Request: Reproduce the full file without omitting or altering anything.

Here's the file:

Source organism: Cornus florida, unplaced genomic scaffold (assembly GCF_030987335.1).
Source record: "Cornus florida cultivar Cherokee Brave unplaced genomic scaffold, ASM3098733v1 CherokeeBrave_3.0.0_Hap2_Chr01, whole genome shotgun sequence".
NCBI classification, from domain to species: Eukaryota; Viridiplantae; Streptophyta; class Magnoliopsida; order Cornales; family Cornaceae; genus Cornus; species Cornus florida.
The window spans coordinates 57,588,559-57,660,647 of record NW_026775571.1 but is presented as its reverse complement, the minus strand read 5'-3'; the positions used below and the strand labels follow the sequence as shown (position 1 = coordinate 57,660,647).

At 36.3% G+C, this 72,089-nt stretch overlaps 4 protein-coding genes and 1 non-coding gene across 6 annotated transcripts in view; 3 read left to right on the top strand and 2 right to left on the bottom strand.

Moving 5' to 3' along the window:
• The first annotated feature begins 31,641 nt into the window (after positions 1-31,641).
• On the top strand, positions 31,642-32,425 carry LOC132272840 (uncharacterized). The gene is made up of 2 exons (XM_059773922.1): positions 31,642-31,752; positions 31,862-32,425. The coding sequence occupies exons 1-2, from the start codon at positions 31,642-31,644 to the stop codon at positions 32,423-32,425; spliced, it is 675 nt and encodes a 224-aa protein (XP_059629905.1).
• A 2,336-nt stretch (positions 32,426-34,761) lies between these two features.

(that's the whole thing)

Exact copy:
Source organism: Cornus florida, unplaced genomic scaffold (assembly GCF_030987335.1).
Source record: "Cornus florida cultivar Cherokee Brave unplaced genomic scaffold, ASM3098733v1 CherokeeBrave_3.0.0_Hap2_Chr01, whole genome shotgun sequence".
NCBI classification, from domain to species: Eukaryota; Viridiplantae; Streptophyta; class Magnoliopsida; order Cornales; family Cornaceae; genus Cornus; species Cornus florida.
The window spans coordinates 57,588,559-57,660,647 of record NW_026775571.1 but is presented as its reverse complement, the minus strand read 5'-3'; the positions used below and the strand labels follow the sequence as shown (position 1 = coordinate 57,660,647).

At 36.3% G+C, this 72,089-nt stretch overlaps 4 protein-coding genes and 1 non-coding gene across 6 annotated transcripts in view; 3 read left to right on the top strand and 2 right to left on the bottom strand.

Moving 5' to 3' along the window:
• The first annotated feature begins 31,641 nt into the window (after positions 1-31,641).
• On the top strand, positions 31,642-32,425 carry LOC132272840 (uncharacterized). The gene is made up of 2 exons (XM_059773922.1): positions 31,642-31,752; positions 31,862-32,425. The coding sequence occupies exons 1-2, from the start codon at positions 31,642-31,644 to the stop codon at positions 32,423-32,425; spliced, it is 675 nt and encodes a 224-aa protein (XP_059629905.1).
• A 2,336-nt stretch (positions 32,426-34,761) lies between these two features.